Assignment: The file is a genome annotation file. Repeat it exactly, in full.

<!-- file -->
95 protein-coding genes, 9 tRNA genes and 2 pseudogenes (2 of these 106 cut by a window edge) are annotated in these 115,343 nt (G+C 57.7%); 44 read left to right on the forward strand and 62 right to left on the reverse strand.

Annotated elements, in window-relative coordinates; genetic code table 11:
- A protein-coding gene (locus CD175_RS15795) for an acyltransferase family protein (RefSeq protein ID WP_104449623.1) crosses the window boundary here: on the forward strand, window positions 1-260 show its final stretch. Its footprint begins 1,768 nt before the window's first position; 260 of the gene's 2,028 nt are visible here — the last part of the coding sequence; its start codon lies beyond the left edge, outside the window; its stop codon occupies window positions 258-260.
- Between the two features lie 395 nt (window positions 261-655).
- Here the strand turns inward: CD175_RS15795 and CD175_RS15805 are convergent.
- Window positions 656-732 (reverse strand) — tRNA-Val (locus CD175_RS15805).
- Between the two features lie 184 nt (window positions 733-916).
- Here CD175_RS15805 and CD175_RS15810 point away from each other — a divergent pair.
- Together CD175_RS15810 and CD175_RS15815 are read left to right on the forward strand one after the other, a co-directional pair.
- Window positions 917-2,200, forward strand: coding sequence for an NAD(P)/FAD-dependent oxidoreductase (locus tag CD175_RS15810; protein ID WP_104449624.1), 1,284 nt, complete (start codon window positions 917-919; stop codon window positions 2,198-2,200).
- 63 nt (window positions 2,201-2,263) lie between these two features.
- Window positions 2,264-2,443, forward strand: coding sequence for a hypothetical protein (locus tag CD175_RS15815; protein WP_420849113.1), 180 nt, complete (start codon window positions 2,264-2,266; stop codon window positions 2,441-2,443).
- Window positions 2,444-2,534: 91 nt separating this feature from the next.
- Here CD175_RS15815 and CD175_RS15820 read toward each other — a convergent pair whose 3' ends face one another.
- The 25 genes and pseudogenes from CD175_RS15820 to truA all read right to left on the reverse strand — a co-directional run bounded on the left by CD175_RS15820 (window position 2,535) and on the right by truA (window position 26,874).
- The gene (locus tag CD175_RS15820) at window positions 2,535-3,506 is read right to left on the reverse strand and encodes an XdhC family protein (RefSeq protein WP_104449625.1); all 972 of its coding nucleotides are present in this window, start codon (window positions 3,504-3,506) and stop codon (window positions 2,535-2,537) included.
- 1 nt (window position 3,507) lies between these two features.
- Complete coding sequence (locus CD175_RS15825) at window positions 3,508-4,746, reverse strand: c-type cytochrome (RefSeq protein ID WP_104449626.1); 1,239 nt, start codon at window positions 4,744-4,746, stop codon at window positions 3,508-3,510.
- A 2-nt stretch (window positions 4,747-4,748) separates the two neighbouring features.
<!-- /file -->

95 protein-coding genes, 9 tRNA genes and 2 pseudogenes (2 of these 106 cut by a window edge) are annotated in these 115,343 nt (G+C 57.7%); 44 read left to right on the forward strand and 62 right to left on the reverse strand.

Annotated elements, in window-relative coordinates; genetic code table 11:
- A protein-coding gene (locus CD175_RS15795) for an acyltransferase family protein (RefSeq protein ID WP_104449623.1) crosses the window boundary here: on the forward strand, window positions 1-260 show its final stretch. Its footprint begins 1,768 nt before the window's first position; 260 of the gene's 2,028 nt are visible here — the last part of the coding sequence; its start codon lies beyond the left edge, outside the window; its stop codon occupies window positions 258-260.
- Between the two features lie 395 nt (window positions 261-655).
- Here the strand turns inward: CD175_RS15795 and CD175_RS15805 are convergent.
- Window positions 656-732 (reverse strand) — tRNA-Val (locus CD175_RS15805).
- Between the two features lie 184 nt (window positions 733-916).
- Here CD175_RS15805 and CD175_RS15810 point away from each other — a divergent pair.
- Together CD175_RS15810 and CD175_RS15815 are read left to right on the forward strand one after the other, a co-directional pair.
- Window positions 917-2,200, forward strand: coding sequence for an NAD(P)/FAD-dependent oxidoreductase (locus tag CD175_RS15810; protein ID WP_104449624.1), 1,284 nt, complete (start codon window positions 917-919; stop codon window positions 2,198-2,200).
- 63 nt (window positions 2,201-2,263) lie between these two features.
- Window positions 2,264-2,443, forward strand: coding sequence for a hypothetical protein (locus tag CD175_RS15815; protein WP_420849113.1), 180 nt, complete (start codon window positions 2,264-2,266; stop codon window positions 2,441-2,443).
- Window positions 2,444-2,534: 91 nt separating this feature from the next.
- Here CD175_RS15815 and CD175_RS15820 read toward each other — a convergent pair whose 3' ends face one another.
- The 25 genes and pseudogenes from CD175_RS15820 to truA all read right to left on the reverse strand — a co-directional run bounded on the left by CD175_RS15820 (window position 2,535) and on the right by truA (window position 26,874).
- The gene (locus tag CD175_RS15820) at window positions 2,535-3,506 is read right to left on the reverse strand and encodes an XdhC family protein (RefSeq protein WP_104449625.1); all 972 of its coding nucleotides are present in this window, start codon (window positions 3,504-3,506) and stop codon (window positions 2,535-2,537) included.
- 1 nt (window position 3,507) lies between these two features.
- Complete coding sequence (locus CD175_RS15825) at window positions 3,508-4,746, reverse strand: c-type cytochrome (RefSeq protein ID WP_104449626.1); 1,239 nt, start codon at window positions 4,744-4,746, stop codon at window positions 3,508-3,510.
- A 2-nt stretch (window positions 4,747-4,748) separates the two neighbouring features.